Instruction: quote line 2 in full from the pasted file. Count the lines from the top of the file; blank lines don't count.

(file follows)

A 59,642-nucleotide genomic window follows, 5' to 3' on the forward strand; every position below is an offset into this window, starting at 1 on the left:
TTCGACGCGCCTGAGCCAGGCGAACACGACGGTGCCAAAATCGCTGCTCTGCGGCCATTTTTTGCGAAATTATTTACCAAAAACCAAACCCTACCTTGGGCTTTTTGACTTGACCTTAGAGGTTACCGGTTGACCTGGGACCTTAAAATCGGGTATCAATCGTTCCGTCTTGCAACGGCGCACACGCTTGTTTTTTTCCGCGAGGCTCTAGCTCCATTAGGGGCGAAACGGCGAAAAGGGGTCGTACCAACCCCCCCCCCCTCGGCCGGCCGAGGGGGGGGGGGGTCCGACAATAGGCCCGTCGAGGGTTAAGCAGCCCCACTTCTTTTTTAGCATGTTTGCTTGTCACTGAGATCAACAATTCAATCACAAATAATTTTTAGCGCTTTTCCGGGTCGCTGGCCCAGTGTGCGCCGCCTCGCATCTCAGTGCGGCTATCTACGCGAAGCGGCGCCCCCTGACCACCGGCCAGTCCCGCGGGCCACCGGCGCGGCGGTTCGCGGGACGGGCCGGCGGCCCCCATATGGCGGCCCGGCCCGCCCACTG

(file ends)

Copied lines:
TTCGACGCGCCTGAGCCAGGCGAACACGACGGTGCCAAAATCGCTGCTCTGCGGCCATTTTTTGCGAAATTATTTACCAAAAACCAAACCCTACCTTGGGCTTTTTGACTTGACCTTAGAGGTTACCGGTTGACCTGGGACCTTAAAATCGGGTATCAATCGTTCCGTCTTGCAACGGCGCACACGCTTGTTTTTTTCCGCGAGGCTCTAGCTCCATTAGGGGCGAAACGGCGAAAAGGGGTCGTACCAACCCCCCCCCCCTCGGCCGGCCGAGGGGGGGGGGGGTCCGACAATAGGCCCGTCGAGGGTTAAGCAGCCCCACTTCTTTTTTAGCATGTTTGCTTGTCACTGAGATCAACAATTCAATCACAAATAATTTTTAGCGCTTTTCCGGGTCGCTGGCCCAGTGTGCGCCGCCTCGCATCTCAGTGCGGCTATCTACGCGAAGCGGCGCCCCCTGACCACCGGCCAGTCCCGCGGGCCACCGGCGCGGCGGTTCGCGGGACGGGCCGGCGGCCCCCATATGGCGGCCCGGCCCGCCCACTG